:: There are a couple of scenes where Rocket responds to Groot as if he's said something other than "I am Groot", which makes me wonder – is this like a Han-and-Chewie thing, where Han can totally understand Chewie's grunts? Is Groot actually saying things, or is Rocket just plugging in meaning where he sees fit? Interesting.

:: Tyler Bates's score didn't impress me the first time I heard it (before I saw the film), but when heard in the proper film order, with the classic rock songs mixed in, it becomes a very entertaining listen indeed. This isn't great film music by any means, but it's fun to hear. Those songs are perfectly chosen, by the way; each one hits the mood dead-on when it comes up in the movie. If you want to program a playlist for the score and songs in proper order, someone on the FSM boards figured this out. I knew there was a reason I still visit that site a couple times a week!

:: Great details abound in this movie. When the Guardians do their stereotypical "slow heroic walk down the corridor", Gamora is yawning, Rocket is adjusting his nethers. Also, there are so many tiny character moments that add up to great stuff. Frequently these involve Rocket, such as when he throws a damp blanket on Drax's self-pity, a favor which Drax returns at the end of the film when Rocket is suffering his own brand of heartbreak. And notice Rocket's response: it's like he's never had his fur stroked at all, which he probably hasn't. When Gamora starts to dance, it's not a full-fledged dance, just a slight rhythmic swaying. And when Peter gives Yondu the orb, it's interesting to me that Yondu waited as long as he did to see what was inside. Judging by his smile, he seems to have known – and not only that, he seems to be just a little bit pleased. Yondu is presented as some kind of father figure to Quill, and there’s something in his smile that says, “Yeah, that little shit turned out all right.”

:: Yondu’s pretty interesting on his own, and that’s something I always liked about the Marvel comics: the way the heroes could fight the villains one issue and have to team up with them the next. The line between hero and villain is more interesting when it’s moving around, isn’t it?

:: So where do the Guardians of the Galaxy go from here? In all honesty, I hope they stay where they are: out on the far-flung frontiers of the Marvel Universe, only having the briefest and most tangential contact with the rest of it, if any at all. It’s a big Galaxy, after all; somebody’s got to guard it!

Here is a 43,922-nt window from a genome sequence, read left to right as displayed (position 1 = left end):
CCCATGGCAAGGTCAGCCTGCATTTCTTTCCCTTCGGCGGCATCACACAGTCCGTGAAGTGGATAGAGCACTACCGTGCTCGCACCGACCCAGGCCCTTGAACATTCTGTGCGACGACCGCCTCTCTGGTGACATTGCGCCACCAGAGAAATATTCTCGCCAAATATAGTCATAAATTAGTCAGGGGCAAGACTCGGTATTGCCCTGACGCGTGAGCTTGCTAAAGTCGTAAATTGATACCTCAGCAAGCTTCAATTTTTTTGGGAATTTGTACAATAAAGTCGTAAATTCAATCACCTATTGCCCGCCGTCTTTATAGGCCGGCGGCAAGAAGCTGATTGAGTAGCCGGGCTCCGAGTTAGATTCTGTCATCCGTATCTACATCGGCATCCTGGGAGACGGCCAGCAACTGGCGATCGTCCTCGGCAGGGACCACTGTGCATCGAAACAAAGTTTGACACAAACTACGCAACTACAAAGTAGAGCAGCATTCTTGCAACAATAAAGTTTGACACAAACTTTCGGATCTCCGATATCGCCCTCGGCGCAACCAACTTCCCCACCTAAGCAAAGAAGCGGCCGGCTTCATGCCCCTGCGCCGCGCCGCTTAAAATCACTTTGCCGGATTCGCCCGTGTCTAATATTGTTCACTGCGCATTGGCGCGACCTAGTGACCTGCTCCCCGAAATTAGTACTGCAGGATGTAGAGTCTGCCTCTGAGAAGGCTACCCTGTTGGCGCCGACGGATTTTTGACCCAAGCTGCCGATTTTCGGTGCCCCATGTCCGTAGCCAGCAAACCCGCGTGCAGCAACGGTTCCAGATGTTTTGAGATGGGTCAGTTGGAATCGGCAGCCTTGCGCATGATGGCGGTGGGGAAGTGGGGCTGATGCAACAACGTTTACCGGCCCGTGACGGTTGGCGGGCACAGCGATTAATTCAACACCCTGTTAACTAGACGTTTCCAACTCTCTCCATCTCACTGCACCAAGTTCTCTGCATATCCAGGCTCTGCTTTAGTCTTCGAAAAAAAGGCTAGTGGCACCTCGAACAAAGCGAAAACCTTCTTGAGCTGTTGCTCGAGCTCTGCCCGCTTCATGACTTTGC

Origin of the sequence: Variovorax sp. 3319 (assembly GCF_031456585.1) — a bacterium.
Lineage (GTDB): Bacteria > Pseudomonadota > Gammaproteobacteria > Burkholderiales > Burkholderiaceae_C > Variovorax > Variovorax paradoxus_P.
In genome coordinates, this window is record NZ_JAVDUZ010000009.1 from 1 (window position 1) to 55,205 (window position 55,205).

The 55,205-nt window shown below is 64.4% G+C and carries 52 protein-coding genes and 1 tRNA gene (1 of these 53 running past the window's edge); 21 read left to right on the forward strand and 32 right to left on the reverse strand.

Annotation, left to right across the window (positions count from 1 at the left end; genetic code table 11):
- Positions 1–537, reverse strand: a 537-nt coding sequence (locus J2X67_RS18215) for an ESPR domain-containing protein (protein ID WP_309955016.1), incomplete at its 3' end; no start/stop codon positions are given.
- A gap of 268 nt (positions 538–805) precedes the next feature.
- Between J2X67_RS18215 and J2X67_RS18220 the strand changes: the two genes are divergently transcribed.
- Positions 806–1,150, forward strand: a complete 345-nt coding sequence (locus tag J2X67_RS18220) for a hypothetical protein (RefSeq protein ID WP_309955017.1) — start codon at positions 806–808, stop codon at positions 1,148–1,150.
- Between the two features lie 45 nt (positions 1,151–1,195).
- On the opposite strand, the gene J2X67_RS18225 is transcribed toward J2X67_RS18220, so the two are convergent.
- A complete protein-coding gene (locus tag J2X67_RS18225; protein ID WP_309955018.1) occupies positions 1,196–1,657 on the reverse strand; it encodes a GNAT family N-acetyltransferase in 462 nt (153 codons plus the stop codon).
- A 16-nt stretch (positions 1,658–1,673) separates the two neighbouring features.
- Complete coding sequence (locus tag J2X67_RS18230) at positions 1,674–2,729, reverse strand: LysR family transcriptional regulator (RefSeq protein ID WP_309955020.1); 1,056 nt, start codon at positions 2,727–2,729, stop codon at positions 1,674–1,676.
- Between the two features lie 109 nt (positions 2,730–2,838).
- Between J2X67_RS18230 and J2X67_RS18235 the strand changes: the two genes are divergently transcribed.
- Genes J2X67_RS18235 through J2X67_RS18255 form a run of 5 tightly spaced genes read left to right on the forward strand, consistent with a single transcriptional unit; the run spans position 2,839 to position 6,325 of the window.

I'm not interested in being "normal".



Let everybody else be "normal". I ain't got time for that! I'm just gonna keep right on being weird, thank you very much.


Saturday, September 13, 2014

Some Random Pictures From Tumblr

It's a lazy morning and I'm trying to jumpstart my brain...meanwhile, here are some nifty pictures....










Friday, September 12, 2014

Costa Del Terry! Pegulaville! Marina del Kim! Otisburg....Otisburg?!

Lots of football news of late. Not all of it is depressing, but quite a lot of it is.

:: The most positive story is that, pending NFL approval, Terry and Kim Pegula are set to become the new owners of the Buffalo Bills. This is, well, huge. Worrying about the team's future viability in Buffalo has been one of this region's favorite pastimes for years, going all the way back to the late 1990s, and maybe even earlier than that. Ralph Wilson fueled some of this by deftly "convincing" local officials to pony up lots of money to renovate county-owned Ralph Wilson Stadium, and by stalwartly insisting right up until the end of his life that he had no secret backup plan to secure the team in Buffalo. Wilson maintained until he died that the team would be put up for sale to the highest bidder, and that's what happened.

It didn't help, in the late 1990s, that a bunch of NFL teams really did move for more lucrative cities: the LA Rams went to St. Louis, the LA Raiders went back to Oakland, and the Cleveland Browns moved to Baltimore. That last, however, did give the league enough pause to promise Cleveland an expansion franchise in a couple of years, and they even went so far as to declare the newly moved team a new franchise in terms of the NFL record books, so the Ravens can't count Jim Brown among their historic greats. Nobody ever thought the NFL would make any such motion to keeping football in Buffalo, and then the team started playing one game a year in Toronto, supposedly to help make money, but which felt like the first step in what would be a long, slow move.